Andrea del Verrocchio, Project for a Funerary Monument (Doge Andrea Vendramin Tomb), 1472/1488, leadpoint, partly reworked with pen and brown ink, brush and brown wash, and some ruling in leadpoint, glued to secondary paper support, overall: 27.2 x 17.4 cm (10 11/16 x 6 7/8 in.), framed: 57.1 x 41.9 x 3 cm (22 1/2 x 16 1/2 x 1 3/16 in.), Victoria and Albert Museum, London.
Andrea del Verrocchio, Measured Drawing of a Horse Facing Left, c. 1481/1483, traces of black chalk, pen and dark brown ink, on white paper, overall: 24.9 x 29.7 cm (9 13/16 x 11 11/16 in.). Lent by The Metropolitan Museum of Art, Frederick C. Hewitt Fund, 1917.
Technical Study of Verrocchio's Masterpieces
Technical research for the exhibition was realized by Gallery conservators Dylan Smith, Robert H. Smith Research Conservator in the department of object conservation, and Elizabeth Walmsley, senior painting conservator, and Gallery scientist John K. Delaney, senior imaging scientist in the scientific research department. They were assisted by a distinguished team of conservators and scientists from various international institutions. Modern methods of analysis allowed the investigations of Verrocchio’s works to take place in advance and at their respective institutions, providing a wealth of new observations that inform and enrich the exhibition and accompanying catalog.
The Gallery's research includes the first comprehensive survey of Verrocchio's bronze sculpture, combining careful visual examination, alloy analysis with portable x-ray fluorescence spectrometry, and x-radiography. In addition to the major bronzes presented in the exhibition, such as David with the Head of Goliath and his Candelabrum (1468–1469), the study considers works that could not be present. Investigation of Verrocchio's Tomb of Cosimo de' Medici (by 1467) and Tomb of Giovanni and Piero de' Medici (c. 1470–1473) in the Church of San Lorenzo in Florence offers new insights into these remarkable multimedia monuments. A new interpretation of the casting technique of Verrocchio's Christ and Saint Thomas from Orsanmichele is also given. Considered together, these new observations offer a clearer understanding of the innovative methods Verrocchio used to design and execute his bronzes, as well as new insights into their chronology, including the proposal of an earlier date for Putto with a Dolphin (c. 1465/1480).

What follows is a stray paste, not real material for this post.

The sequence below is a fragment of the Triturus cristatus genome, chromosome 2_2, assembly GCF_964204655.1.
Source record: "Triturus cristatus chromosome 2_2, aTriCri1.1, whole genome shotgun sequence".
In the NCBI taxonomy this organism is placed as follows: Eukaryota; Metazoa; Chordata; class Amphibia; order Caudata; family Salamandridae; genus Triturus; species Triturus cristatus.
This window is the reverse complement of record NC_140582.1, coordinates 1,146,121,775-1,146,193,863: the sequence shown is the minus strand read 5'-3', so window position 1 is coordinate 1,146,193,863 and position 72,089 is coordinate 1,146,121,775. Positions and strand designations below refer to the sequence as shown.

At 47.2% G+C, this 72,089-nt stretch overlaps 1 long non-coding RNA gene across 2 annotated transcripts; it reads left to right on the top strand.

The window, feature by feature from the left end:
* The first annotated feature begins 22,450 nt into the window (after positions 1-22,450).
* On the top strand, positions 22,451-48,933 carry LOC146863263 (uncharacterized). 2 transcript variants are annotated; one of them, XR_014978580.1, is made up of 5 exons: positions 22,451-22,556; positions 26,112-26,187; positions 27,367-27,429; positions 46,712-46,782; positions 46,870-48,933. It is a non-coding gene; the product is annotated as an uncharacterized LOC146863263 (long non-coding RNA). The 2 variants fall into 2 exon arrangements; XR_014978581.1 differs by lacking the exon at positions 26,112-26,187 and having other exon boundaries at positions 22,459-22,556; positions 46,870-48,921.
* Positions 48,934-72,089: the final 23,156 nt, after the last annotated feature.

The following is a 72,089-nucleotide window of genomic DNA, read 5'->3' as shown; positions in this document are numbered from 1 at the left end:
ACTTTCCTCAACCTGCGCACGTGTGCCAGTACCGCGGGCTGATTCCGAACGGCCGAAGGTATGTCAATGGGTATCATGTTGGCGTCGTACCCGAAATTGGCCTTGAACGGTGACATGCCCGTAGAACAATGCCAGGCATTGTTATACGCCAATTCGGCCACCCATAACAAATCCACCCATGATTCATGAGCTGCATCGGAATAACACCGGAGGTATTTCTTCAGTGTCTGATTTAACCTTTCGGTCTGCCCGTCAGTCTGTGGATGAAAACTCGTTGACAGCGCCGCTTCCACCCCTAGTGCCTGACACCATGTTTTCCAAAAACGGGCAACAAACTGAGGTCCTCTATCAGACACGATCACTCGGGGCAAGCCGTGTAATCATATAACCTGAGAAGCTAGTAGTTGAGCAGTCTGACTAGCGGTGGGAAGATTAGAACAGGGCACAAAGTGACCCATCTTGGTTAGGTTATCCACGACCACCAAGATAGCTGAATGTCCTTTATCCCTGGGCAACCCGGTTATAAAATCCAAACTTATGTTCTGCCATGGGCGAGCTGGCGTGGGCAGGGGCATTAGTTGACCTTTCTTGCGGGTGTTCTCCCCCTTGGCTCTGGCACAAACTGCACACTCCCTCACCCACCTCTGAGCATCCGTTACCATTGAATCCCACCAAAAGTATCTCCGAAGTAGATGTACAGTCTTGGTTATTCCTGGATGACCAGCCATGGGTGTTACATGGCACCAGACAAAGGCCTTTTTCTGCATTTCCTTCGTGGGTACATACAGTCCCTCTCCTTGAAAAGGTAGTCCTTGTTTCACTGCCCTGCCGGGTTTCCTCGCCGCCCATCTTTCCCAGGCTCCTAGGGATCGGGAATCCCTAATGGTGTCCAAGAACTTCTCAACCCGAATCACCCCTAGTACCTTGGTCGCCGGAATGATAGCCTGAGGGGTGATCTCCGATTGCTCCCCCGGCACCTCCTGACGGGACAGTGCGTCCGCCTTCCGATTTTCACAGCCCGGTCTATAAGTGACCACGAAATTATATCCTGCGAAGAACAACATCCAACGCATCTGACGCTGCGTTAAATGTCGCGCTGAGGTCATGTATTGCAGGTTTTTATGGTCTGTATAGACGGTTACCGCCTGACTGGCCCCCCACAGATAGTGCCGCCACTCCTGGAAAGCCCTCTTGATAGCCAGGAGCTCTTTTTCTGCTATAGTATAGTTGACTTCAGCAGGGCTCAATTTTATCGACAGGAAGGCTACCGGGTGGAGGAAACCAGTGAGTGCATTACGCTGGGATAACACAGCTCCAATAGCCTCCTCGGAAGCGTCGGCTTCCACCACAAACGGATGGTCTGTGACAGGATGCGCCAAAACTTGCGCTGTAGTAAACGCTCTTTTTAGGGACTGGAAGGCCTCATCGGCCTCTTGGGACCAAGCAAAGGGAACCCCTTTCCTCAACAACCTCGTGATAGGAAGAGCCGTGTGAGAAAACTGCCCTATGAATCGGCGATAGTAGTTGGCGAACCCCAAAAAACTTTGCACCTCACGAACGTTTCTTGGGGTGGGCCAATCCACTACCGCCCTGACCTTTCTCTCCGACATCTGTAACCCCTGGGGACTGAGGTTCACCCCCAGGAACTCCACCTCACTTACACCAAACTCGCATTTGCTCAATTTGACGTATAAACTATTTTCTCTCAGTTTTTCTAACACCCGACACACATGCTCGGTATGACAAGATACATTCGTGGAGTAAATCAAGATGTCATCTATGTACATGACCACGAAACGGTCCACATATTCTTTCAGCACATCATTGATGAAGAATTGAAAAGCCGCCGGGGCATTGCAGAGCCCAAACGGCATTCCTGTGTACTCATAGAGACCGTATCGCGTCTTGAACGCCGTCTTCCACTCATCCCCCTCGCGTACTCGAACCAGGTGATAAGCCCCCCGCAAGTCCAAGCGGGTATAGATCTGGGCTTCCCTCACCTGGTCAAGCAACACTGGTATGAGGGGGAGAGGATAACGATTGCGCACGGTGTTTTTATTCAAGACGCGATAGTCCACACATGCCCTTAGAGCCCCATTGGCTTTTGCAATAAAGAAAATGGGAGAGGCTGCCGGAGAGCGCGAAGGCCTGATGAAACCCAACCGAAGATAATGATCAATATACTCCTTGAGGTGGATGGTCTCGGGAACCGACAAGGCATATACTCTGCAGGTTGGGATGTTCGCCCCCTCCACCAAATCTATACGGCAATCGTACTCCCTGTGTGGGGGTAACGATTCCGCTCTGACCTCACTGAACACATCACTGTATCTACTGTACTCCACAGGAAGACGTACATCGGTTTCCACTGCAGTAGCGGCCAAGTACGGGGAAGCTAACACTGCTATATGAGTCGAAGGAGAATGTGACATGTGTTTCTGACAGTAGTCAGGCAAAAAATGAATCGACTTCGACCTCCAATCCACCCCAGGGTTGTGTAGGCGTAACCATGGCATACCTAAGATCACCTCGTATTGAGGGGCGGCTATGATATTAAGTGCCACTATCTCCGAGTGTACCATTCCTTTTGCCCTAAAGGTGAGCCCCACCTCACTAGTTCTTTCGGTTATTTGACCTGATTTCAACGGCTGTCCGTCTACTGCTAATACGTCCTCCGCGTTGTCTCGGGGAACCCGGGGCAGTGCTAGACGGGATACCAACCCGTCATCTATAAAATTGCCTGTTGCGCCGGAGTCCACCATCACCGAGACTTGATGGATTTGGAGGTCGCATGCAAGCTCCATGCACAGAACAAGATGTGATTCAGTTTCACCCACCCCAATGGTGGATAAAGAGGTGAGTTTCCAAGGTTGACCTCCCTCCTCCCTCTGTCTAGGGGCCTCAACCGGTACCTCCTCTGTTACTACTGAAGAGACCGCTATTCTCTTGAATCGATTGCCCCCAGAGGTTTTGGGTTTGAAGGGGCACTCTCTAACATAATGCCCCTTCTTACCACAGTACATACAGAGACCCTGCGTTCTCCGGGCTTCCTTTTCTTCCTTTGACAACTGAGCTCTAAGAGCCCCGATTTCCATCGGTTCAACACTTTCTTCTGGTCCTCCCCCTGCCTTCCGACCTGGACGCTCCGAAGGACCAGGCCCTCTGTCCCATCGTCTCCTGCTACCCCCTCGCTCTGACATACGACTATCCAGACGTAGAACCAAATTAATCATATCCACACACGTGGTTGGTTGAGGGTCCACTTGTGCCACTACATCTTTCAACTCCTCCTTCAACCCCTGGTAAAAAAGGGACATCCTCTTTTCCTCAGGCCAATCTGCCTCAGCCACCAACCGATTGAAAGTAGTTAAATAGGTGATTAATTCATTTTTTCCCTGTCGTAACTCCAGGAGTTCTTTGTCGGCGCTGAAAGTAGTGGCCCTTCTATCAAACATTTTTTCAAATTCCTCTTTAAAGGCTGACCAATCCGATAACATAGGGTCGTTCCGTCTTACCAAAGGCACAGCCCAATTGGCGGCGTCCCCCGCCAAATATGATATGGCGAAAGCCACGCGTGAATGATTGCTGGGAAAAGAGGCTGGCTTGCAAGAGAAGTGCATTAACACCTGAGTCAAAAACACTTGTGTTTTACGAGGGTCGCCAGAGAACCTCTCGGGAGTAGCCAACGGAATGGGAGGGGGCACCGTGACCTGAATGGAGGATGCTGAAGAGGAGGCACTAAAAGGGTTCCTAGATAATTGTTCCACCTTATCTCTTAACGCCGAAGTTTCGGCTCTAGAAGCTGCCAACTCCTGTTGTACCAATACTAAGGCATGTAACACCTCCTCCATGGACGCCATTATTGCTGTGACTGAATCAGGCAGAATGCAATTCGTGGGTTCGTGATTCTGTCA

Andrea del Verrocchio, Candelabrum, 1468-1469, copper alloy, original olive green to brown patina, under layers of wax and dirt, overall: 156 x 46 cm (61 7/16 x 18 1/8 in.), Rijksmuseum, Amsterdam.
Andrea del Verrocchio, Putto with a Dolphin, c. 1465/1480, bronze, overall: 73.03 cm (28 3/4 in.), base: 125 cm (49 3/16 in.), Museo di Palazzo Vecchio, Florence
For the exhibition, a select group of Verrocchio's paintings was intensively examined. Noninvasive chemical imaging techniques and point analysis (x-ray fluorescence and multi- and hyperspectral reflectance spectroscopies) were used to confirm Verrocchio's palette and better understand the paint handling and techniques. Two distinct interpretations of the Madonna and Child (c. 1465/1470; c. 1470/1472) from the Gemäldegalerie in Berlin were considered, as well as Tobias and the Angel (c. 1470) from the National Gallery, London—all of which are on view in the exhibition. In addition, the Gallery's advanced high-resolution infrared spectral imaging cameras were used to study Andrea del Verrocchio and Leonardo da Vinci's Baptism of Christ in the collection of the Gallerie degli Uffizi. The spectral images obtained reveal differences among the figures regarding the paint buildup and use of materials that further our understanding about the working methods of artists in Verrocchio's workshop.
The exhibition is curated by Andrew Butterfield, an internationally recognized historian whose monograph The Sculptures of Andrea del Verrocchio (Yale University Press 1997) won the prestigious Mitchell prize. Collaborators include Gretchen A. Hirschauer, associate curator of Italian and Spanish painting, and Alison Luchs, curator of early European sculpture—both from the National Gallery of Art, Washington; and Lorenza Melli, curator of the Corpus of Italian Drawings 1300–1500/Rome-Munich-Florence, based at the Kunsthistorisches Institut/Max-Planck Institut, Florence. The exhibition was conceived by the late Eleonora Luciano (1963–2017), associate curator of sculpture and decorative arts, National Gallery of Art, and is dedicated to her memory.
The exhibition is organized by the National Gallery of Art in collaboration with the Fondazione Palazzo Strozzi, Florence, and the Museo Nazionale del Bargello, Florence, where a different version of the show is on view from March 9–July 14, 2019.